quantum well


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quantum well

[¦kwän·təm ′wel]
(electronics)
A thin layer of material (typically between 1 and 10 nanometers thick) within which the potential energy of an electron is less than outside the layer, so that the motion of the electron perpendicular to the layer is quantized.
References in periodicals archive ?
V-shaped defects [5-7] readily form at InGaN/GaN quantum wells (QWs) having high indium mole fractions, triggered by threading dislocations in the buffer layer.
Son et al., "Surface modifications and optical properties of blue InGaN single quantum well by in-situ thermal treatments," Physica Status Solidi (C), vol.
Wang, "Observation of large Stark Shift in [Ge.sub.x][Si.sub.1-x]/Si Multiple Quantum Wells," J.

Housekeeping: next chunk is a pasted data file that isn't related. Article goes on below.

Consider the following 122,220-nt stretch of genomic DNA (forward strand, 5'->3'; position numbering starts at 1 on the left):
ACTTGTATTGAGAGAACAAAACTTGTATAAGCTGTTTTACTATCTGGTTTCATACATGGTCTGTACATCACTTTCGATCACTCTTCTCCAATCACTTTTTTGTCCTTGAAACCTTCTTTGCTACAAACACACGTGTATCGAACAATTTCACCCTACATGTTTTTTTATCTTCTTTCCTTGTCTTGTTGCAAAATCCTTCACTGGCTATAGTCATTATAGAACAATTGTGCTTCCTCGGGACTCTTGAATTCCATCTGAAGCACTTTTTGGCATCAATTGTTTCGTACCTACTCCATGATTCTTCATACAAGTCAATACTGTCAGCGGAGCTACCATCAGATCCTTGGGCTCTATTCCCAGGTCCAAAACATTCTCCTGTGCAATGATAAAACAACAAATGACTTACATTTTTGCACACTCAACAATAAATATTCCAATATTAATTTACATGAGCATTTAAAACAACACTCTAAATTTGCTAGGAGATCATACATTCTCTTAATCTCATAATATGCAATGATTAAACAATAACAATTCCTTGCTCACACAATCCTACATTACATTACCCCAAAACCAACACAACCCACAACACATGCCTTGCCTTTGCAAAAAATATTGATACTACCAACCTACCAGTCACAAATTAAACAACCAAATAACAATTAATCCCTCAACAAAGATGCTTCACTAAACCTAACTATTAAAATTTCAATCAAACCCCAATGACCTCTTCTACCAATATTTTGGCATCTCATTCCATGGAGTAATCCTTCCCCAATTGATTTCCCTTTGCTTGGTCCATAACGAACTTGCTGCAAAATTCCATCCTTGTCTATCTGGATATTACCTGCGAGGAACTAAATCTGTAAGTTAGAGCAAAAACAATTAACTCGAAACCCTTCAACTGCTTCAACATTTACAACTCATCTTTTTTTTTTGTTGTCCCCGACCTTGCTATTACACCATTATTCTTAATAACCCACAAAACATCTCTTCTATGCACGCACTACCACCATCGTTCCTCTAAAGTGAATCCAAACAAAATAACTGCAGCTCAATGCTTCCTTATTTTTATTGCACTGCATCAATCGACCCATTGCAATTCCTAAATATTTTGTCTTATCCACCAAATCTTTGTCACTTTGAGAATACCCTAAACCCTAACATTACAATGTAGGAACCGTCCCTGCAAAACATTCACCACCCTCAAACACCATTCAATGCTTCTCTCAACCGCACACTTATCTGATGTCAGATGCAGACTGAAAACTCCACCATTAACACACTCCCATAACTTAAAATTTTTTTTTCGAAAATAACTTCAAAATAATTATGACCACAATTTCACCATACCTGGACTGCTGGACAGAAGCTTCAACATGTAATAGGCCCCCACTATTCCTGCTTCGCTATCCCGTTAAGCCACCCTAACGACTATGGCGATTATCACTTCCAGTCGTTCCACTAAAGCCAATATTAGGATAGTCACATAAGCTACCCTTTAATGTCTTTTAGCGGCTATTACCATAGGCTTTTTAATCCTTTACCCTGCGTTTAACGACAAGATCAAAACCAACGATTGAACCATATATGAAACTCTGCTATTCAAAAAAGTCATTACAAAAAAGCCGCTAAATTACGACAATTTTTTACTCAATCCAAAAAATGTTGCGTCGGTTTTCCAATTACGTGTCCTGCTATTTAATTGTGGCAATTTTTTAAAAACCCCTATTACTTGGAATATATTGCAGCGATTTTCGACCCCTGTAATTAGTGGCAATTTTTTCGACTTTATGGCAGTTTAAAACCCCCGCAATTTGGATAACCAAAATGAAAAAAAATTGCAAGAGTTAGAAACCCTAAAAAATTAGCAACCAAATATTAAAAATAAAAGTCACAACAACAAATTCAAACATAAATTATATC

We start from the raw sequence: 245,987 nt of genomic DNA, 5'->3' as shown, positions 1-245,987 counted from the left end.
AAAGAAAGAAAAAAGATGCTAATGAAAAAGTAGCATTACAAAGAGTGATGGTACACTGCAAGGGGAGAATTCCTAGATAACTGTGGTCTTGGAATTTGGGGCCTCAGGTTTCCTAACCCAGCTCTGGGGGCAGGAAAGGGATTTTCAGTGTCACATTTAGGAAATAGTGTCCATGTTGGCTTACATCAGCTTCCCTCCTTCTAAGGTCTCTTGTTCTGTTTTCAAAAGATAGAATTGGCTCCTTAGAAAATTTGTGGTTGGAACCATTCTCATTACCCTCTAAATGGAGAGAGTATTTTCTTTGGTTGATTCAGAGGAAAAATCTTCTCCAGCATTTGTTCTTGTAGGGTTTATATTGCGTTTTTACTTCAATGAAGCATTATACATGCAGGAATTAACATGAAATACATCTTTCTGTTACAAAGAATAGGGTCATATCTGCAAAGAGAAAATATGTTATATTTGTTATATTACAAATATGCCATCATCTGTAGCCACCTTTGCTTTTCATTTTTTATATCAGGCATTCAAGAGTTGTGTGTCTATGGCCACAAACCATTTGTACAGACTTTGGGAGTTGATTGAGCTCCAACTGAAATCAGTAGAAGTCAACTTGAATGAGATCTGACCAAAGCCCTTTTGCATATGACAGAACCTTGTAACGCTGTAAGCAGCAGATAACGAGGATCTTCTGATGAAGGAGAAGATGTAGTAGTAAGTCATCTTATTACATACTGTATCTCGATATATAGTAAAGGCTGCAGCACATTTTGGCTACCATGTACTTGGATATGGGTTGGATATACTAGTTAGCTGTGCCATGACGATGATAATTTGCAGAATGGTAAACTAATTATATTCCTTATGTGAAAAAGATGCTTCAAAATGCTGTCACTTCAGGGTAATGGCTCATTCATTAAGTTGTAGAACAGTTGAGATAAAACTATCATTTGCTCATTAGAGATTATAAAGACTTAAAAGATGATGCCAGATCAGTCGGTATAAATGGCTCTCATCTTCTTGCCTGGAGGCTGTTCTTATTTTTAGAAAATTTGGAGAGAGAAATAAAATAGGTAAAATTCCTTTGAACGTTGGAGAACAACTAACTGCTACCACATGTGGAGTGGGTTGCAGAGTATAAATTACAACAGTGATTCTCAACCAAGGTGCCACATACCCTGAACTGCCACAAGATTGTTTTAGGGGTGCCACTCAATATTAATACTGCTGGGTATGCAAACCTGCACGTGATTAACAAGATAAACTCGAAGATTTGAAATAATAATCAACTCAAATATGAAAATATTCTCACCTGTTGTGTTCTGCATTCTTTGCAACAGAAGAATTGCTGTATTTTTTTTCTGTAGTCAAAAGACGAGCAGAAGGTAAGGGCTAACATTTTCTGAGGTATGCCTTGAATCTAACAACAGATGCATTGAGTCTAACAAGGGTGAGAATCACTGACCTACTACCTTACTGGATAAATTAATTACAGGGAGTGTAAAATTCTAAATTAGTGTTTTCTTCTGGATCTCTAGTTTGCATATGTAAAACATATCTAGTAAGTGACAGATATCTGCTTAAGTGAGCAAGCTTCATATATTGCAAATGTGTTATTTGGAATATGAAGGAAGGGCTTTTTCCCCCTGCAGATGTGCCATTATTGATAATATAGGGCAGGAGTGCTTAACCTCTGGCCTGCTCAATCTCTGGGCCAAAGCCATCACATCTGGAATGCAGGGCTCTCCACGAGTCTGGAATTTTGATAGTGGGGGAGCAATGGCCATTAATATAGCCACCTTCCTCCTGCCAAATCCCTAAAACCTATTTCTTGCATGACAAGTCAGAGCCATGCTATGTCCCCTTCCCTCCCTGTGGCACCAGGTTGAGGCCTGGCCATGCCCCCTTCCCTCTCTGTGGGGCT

Gerthsen et al., "Indium redistribution in an InGaN quantum well induced by electron-beam irradiation in a transmission electron microscope," Applied Physics Letters, vol.
Wang, "Influence of strain relaxation on the optical properties of InGaN/GaN multiple quantum well nanorods," Journal of Physics D: Applied Physics, vol.
For a classical infinite square quantum well of width 2L, the solution is known to take the form
The Schrodinger equation is solved variationally by finding <H([rho], [phi], z)> and the binding energy of the donor in a quantum well wire is given by the difference between the energy with and without the Coulomb interaction.
In order to specify the obtained mnH(L) features, we have solved the one dimensional Schrodinger equation for finite quantum wells based on the envelope function approximation [23] including the effects of strain.
Pandey and Thomas E George treat the electrons confined in a quantum well as a kind of gas consisting of electrons moving randomly at various speeds.
TAKING ADVANTAGE of their expertise in quantum well phenomena, a team of researchers at Univ.